What does the small stamp/picture (usually in the upper left hand corner) on comic book covers indicate?

The Hulk below is the best example of what I am referring to (where he appears just below the "35¢" stamp). I was wondering if it was related to who was in the issue, or maybe a preview of who would be in the next issue.

A Hulk cover

  • Are you talking about the words or the drawing underneath it? If you're talking about the words, then the answers below should be what you need. If you're asking about the little drawing of the Hulk, you should specify that in your question. (maybe that's to make sure know it's a Hulk comic book)
    – RedCaio
    Jan 25, 2016 at 8:46
  • I've made a changed to improve the clarity of this question, OP could you please advise if this is correct, otherwise, feel free to rollback.
    – Möoz
    Jun 1, 2017 at 0:59
  • Do you mean "222?" I honestly don't, just clearing confusion.
    – Jay Goot
    Nov 20, 2019 at 20:43
  • No, OP is referring to the small picture of the Hulk underneath the "222". The "222" is the issue number.
    – F1Krazy
    Nov 20, 2019 at 20:49

5 Answers 5


Without knowing exactly what you are referring to. Usually the corner denotes the publisher, character (or series), issue number, and price.

It may also contain the "Approved by Comics Code" stamp, and a bar scan.

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This is pretty consistent between old and new comics alike.

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The stamp indicates a brand or a category that the comics belongs to.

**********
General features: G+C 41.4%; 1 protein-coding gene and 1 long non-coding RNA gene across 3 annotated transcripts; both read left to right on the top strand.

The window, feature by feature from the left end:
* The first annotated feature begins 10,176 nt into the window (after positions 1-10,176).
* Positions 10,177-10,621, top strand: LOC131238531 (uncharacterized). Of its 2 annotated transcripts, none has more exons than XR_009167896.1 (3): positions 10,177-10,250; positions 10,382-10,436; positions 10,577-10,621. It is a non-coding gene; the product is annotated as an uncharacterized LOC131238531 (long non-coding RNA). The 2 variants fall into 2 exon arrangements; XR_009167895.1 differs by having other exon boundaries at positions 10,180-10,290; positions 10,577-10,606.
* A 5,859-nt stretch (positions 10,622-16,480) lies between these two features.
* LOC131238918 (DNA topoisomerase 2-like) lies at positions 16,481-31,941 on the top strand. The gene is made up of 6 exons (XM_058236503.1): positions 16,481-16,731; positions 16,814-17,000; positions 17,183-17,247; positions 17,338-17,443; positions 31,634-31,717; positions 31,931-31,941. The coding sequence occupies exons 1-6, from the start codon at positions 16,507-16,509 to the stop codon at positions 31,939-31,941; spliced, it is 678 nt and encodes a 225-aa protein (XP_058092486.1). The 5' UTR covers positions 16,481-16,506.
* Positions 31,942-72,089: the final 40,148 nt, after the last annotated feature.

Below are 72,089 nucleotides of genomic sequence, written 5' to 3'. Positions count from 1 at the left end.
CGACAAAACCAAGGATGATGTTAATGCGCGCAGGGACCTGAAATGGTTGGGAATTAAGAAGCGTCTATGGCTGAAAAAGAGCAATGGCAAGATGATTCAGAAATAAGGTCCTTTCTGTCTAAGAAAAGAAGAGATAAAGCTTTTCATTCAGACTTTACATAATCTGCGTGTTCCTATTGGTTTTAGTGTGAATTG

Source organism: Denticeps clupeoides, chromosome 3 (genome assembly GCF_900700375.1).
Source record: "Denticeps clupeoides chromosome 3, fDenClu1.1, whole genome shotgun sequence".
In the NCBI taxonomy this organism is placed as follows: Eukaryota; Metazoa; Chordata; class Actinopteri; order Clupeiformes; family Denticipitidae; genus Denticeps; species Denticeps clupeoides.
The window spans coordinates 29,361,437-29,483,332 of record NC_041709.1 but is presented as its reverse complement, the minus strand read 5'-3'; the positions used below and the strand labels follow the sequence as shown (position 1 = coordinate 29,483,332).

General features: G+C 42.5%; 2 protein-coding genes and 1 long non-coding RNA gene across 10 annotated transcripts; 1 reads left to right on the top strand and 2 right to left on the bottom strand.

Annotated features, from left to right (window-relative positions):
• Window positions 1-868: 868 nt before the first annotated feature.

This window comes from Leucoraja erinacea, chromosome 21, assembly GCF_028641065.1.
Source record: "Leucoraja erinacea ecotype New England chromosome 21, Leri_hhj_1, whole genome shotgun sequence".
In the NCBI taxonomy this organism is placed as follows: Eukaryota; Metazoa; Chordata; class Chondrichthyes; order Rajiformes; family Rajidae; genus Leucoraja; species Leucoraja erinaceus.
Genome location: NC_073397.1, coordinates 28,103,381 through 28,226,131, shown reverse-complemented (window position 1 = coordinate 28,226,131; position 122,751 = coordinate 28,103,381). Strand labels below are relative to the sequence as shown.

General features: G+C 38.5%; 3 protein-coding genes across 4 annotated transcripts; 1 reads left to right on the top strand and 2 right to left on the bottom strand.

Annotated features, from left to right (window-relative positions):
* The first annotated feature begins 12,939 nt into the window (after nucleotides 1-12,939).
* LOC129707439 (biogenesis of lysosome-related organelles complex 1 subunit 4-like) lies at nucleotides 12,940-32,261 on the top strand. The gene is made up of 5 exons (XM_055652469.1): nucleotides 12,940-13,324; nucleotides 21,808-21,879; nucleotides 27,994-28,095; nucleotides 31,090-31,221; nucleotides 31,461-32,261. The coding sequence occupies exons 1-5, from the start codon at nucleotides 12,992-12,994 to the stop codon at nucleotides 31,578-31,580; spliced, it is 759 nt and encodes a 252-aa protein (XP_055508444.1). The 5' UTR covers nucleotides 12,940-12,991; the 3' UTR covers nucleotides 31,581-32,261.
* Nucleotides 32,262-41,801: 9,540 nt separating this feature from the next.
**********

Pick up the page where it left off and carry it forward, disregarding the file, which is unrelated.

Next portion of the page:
This is so that a reader who has picked up one comic she likes, will be steered toward similar titles from the same publisher. There can be more than one brand, sometimes taken to extremes. Note for instance the following Lucifer cover:

enter image description here

The cover classifies the comic in the following way:

  1. It's the march 1999 issue.
  2. It's part of a 3-issue miniseries named "the morningstar option"
  3. The miniseries belongs to The Lucifer title.
  4. Lucifer is a subset of the Sandman continuity, as shown by a "the sandman presents" heading
  5. Sandman and Lucifer is published under the Vertigo label, an "imprint" used to distinguish comics for a mature audience
  6. Vertigo is printed by the publisher DC Comics, which is named in a subheading under the Vertigo label.

That's a classification hierarchy that's six levels deep! No doubt due to DC being a big publisher. (DC is owned by Warner Brothers, but they rarely add the WB logo to comics) It's then refreshing to see a smaller publisher's cover, like the Orchid issue below.

enter image description here

Issue 1 of "Orchid", published by Dark Horse. Just 3 levels.


Usually it's there to hold the issue number, issue month/date and cover price. Sometimes there is an image associated with the title as well (say, a small image of the title character), or just the publisher logo (DC does this a lot). Sometimes only the issue number is there, sometimes even the box itself isn't there and things are just grouped in that corner!


Historically, comics were often displayed in stores on a spinner rack, or on magazine shelves, where only the top third or so of the cover was visible.

Therefore, companies wanted to be sure that their comics could be easily picked out from just the top third of the book. So, that's where the logo was, and company identification, and (especially for Marvel) a small image of the lead character(s), so kids could find the comic they were looking for more easily.


It's a practice mostly done by Marvel. The small picture in the upper-left corner is used to show the main character(s) of the title for people unfamiliar with the comic. For superhero team comics, it usually (but not always) showed the team roster.

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